At 10:18 PM +0000 9/13/03, David Wagner wrote:
One could reasonably ask how often it is in practice that we have a
physical channel whose authenticity we trust, but where eavesdropping
is a threat.  I don't know.

I think there is another problem with quantum cryptography. Putting aside the question of the physical channel, there is the black box at either end that does all this magical quantum stuff. One has to trust that black box.

- Its design has to thoroughly audited and the integrity of each unit verified

- It has to be shipped securely from some factory or depot to each end point

- It has to be continuously protected from tampering.

It seems to me one could just as well ship a 160 GB hard drive filled with random keying material to each endpoint. The disk drive would receive the same level of physical security as the quantum black boxes. At one AES256 key per second, a 160GB hard drive holds 150 years of keying material. For forward security one can erase used keys. (If you don't trust disk erasing, ship a carton of CD-Rs or DVD-Rs and burn them as they are used up).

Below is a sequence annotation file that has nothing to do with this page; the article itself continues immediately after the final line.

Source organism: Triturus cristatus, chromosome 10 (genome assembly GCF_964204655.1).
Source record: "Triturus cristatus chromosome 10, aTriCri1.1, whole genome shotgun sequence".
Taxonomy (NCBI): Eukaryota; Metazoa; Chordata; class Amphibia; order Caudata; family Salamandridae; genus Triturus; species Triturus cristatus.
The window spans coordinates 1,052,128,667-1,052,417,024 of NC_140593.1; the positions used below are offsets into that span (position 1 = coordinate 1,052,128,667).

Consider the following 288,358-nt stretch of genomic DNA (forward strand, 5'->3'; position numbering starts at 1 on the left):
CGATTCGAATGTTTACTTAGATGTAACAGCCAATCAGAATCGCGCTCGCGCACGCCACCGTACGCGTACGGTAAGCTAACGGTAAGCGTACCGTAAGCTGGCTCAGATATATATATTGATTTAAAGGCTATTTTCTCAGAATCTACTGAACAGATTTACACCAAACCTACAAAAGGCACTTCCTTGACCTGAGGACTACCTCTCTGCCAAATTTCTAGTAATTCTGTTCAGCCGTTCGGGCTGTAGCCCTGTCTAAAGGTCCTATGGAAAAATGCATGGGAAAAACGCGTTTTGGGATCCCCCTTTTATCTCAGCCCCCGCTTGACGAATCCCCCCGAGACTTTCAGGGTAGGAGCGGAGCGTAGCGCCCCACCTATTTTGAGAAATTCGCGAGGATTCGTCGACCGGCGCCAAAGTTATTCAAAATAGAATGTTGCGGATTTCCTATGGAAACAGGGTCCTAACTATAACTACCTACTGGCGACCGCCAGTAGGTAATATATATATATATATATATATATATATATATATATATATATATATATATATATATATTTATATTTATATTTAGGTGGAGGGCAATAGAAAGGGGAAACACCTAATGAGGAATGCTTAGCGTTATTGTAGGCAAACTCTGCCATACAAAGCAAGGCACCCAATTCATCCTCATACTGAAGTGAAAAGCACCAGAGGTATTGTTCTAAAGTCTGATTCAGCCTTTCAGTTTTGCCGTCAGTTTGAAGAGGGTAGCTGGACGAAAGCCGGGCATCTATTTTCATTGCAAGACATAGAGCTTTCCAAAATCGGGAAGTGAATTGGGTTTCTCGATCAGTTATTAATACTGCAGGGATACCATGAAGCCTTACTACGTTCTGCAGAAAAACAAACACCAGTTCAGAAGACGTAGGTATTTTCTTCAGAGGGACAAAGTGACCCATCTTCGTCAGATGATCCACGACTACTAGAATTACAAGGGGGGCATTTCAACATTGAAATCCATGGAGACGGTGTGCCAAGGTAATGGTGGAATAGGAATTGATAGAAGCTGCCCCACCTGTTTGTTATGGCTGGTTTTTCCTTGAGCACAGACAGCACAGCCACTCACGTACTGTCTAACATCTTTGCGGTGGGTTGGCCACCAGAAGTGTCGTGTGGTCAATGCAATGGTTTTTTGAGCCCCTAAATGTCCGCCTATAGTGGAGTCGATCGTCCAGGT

The 160 GB hard drive has a couple of advantages over quantum key exchange:

- No special assumptions about the channel are needed. One can use the existing Internet, telephone, satellite and even shortwave infrastructure.

- The hard drives and the PCs to use with them can be purchased off the shelf from a random computer store. No one is alerted that you are engaging in secret communications so no one is likely to tamper with your equipment before you get it.

- The necessary software is easy to write and audit

- I expect a quantum crypto box to cost far more than a160 GB disk drive, not to mention the cost of the dedicated fiber channel.

What am I missing?

Arnold Reinhold

The Cryptography Mailing List
Unsubscribe by sending "unsubscribe cryptography" to [EMAIL PROTECTED]

Reply via email to